the D.W.P. managed to completely drain the
enormous 100-square-mile Owens Lake. Where once
an enormous lake stood, massive dust storms now
Some observers have been puzzled when surveys of
city tap water across the United States have
repeatedly ranked LA city water among the
best-tasting. This is due to the fact that the
source for some of the city's water is actually
high-quality mountain water from the Eastern
Sierra Nevada, obtained via Mulholland's enormous
He remained a celebrated figure throughout Southern
California for years, but in March of 1928, that
changed. In order to increase the utility's water
storage capacity locally, Mulholland had designed,
and supervised the construction of several dams.
One of these was the St. Francis Dam. Located
north of Los Angeles near Valencia, the dam had
been plagued by minor leaks. March 12th, 1928,
when those leaks appeared to worsen, it was
Mulholland who personally inspected it. Several
hours after he had declared the structure sound,
the St. Francis Dam gave way. Since it was the
middle of the night, most of those downstream
were sleeping when their lives were turned upside
down. Billions of gallons of water, mud and debris
swept through the valley, claiming hundreds of
lives and destroying hundreds of houses. When
the sun rose that morning, the death and destruction
stretched as far as the eye could see. Virtually
every town between the dam and the Pacific Ocean
sustained heavy damage. Mulholland was not found
criminally liable for the deaths, although
investigations did place the blame squarely on
the self-taught engineer and his lack of expertise
to create such a massive structure without
oversight and consultation from other engineers
Although Mulholland took full responsibility for
the disaster, his spirit was broken, and "The Chief"
retired shortly thereafter in disgrace.
After Mulholland's death, L.A.'s insatiable thirst
spread the struggle for water high into the Sierra
Nevada mountains. The Department of Water and Power's
water diversions reached an ancient lake just east
of Yosemite National Park. Mono Lake was over
1 million years old, yet appeared to be headed for
a quick death, mirroring that of Owens Lake. For
years following the water diversions, the level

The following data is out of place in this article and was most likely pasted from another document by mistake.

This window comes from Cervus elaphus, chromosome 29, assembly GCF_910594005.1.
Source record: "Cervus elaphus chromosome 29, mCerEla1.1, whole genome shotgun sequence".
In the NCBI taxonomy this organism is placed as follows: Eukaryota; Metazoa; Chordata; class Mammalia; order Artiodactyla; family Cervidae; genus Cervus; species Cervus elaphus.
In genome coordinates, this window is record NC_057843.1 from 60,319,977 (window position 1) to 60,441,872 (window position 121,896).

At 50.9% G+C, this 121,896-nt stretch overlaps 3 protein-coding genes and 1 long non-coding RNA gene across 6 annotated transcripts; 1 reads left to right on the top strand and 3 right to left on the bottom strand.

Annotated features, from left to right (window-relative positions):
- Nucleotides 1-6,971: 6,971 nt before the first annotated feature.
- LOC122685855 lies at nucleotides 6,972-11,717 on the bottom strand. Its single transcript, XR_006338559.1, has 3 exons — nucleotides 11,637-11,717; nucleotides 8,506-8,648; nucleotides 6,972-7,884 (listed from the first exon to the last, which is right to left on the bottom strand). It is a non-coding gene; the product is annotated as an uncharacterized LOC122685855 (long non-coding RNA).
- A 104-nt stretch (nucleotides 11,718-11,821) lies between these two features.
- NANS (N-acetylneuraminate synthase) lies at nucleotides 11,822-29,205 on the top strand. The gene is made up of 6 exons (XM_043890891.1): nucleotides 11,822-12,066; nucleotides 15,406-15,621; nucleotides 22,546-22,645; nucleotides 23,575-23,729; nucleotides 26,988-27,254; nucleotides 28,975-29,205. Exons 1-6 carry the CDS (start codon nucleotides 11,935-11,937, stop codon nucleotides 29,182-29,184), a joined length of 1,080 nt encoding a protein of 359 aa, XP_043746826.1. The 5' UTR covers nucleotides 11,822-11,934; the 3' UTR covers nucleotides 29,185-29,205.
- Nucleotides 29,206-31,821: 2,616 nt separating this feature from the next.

of the ancient lake continued to drop. In 1994,
nearly half a century after water diversions began
in the Mono Basin, the state of California ordered
the protection of Mono Lake and its tributary streams,
sparing it the destruction experienced further south
in the Owens Lake area.
California's water wars took center stage in the
acclaimed 1974 Roman Polanski film, Chinatown.
Starring Jack Nicholson, Faye Dunaway, and John Houston,
the Academy Award-winning motion picture was set against
a highly-fictionalized backdrop of the thirsty city's
unscrupulous efforts to obtain water.
Mulholland Drive is one of several streets and other
miscellaneous L.A. area structures named in his honor.
Residences of William Mulholland:
This is not to suggest that Mulholland owned each and
every one of these structures. We're only reporting the
fact that he called them home at one point or another in
William and Lillie Mulholland's first home was located at
914 Buena Vista (which later became North Broadway), in
Los Angeles. The Mulholland family next lived in the Boyle
Heights section of Los Angeles at 6th Street and Cummings,
from 1894 till 1920. From 1921 until his death in 1935,
William made his home at 426 South St. Andrews Place. All
of these areas have changed drastically since then, and
his homes no longer exist.
The most in-depth of more than two dozen
sources consulted in preparing this profile,
was the 2002 biography, William Mulholland and the
Rise of Los Angeles, by Catherine Mulholland.
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This page was last updated January 1, 2012. |